Warning: I've never grown pumpkins! If anyone with experience answers, believe them, not me!
On the other hand, this rambling answer shows the factors, so you can know for yourself "why", and apply the same reasoning to any other crop in any other climate.
I see "100-115 days to maturity" in some seed catalogs. Call it three and a half months.
< < Edited to say: it's been pointed out that I counted wrong, there are NOT 100+ days remaining between now and Halloween. Also, apparently most people direct-sow pumpkins, not transplant them. > >
I think that seed catalogs list "DTM" for favorable growing circumstances, which I think are "warm to hot, very fertile soil, plenty of water, but well-drained soil and/or hills". Full sun and LOTS of room.
If your weather for the rest of the year and soil are good for pumpkins, you don't have to add 20% or more to that number to guess how long they will take in your garden.
If true, they would be ripe around mid-November.
However, "DTM" for plants that are usually transplanted usually count from the date of planting out. I assume you meant "start from seed".
So add around three weeks for the seedlings to grow, then another week to harden them off before planting into full sun and wind.
Now we're thinking "maybe ripe around mid-October".
Halloween isn't until October 31, so I would guess that you have a good chance, IF your actual future weather and soil don't make your seedlings grumpy and sullen. Like, too cold for them, or too dry. Less than full sun. Insect damage. Plant diseases. (At least poor pollination doesn't slow them down, it just means fewer pumpkins.)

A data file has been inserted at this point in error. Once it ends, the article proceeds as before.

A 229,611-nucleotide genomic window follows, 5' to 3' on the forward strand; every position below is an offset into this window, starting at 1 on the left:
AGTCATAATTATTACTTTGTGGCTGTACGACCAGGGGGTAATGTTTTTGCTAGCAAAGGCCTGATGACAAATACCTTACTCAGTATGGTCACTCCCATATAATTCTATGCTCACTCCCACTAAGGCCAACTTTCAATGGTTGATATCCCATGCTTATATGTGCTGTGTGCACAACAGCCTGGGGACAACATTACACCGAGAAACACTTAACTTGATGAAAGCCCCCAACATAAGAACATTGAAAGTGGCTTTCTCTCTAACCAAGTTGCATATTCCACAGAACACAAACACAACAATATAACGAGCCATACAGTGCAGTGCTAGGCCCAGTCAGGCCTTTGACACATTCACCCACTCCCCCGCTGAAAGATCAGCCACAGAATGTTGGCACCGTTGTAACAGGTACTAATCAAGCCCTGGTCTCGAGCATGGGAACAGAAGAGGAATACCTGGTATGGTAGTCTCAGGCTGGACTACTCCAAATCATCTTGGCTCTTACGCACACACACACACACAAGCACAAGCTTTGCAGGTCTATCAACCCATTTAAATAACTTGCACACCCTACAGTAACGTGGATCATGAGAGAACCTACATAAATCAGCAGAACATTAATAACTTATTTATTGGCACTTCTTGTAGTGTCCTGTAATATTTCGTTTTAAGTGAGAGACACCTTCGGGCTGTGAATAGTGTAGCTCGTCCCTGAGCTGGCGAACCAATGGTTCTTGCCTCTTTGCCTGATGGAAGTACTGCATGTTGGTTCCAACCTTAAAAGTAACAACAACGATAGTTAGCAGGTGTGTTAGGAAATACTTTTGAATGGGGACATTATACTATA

Maybe you can harvest pumpkins for decoration weeks before they are fully ripe, or as big as they might ever get.
Depending on where you live, cold might set in before they get big enough to use, and that could slow their growth down.
If you say where you live, someone here can probably just say "yes, no or with-good-luck".
If I knew what temperatures pumpkins need for rapid growth, I would ask when your average weather gets much colder than that. Then you could guess whether "100-115 days to maturity" is going to be accurate for you.
Maybe people epxerienced with pumpkins could answer just based on your average first frost date.
I don't think your USDA Hardiness zone is useful for figuring "last seed-start-date" or "last transplant-out-date". That just says HOW cold it gets in an average winter, not how SOON it gets too cold for pumpkins to be happy and healthy.
P.S. If you
- click on the "head and shoulders icon" in the upper-left corner,
- then "Change your public profile",
- then edit "location" and "Extra one-line info",
these tidbits of info will appear on all your posts and help people answer questions.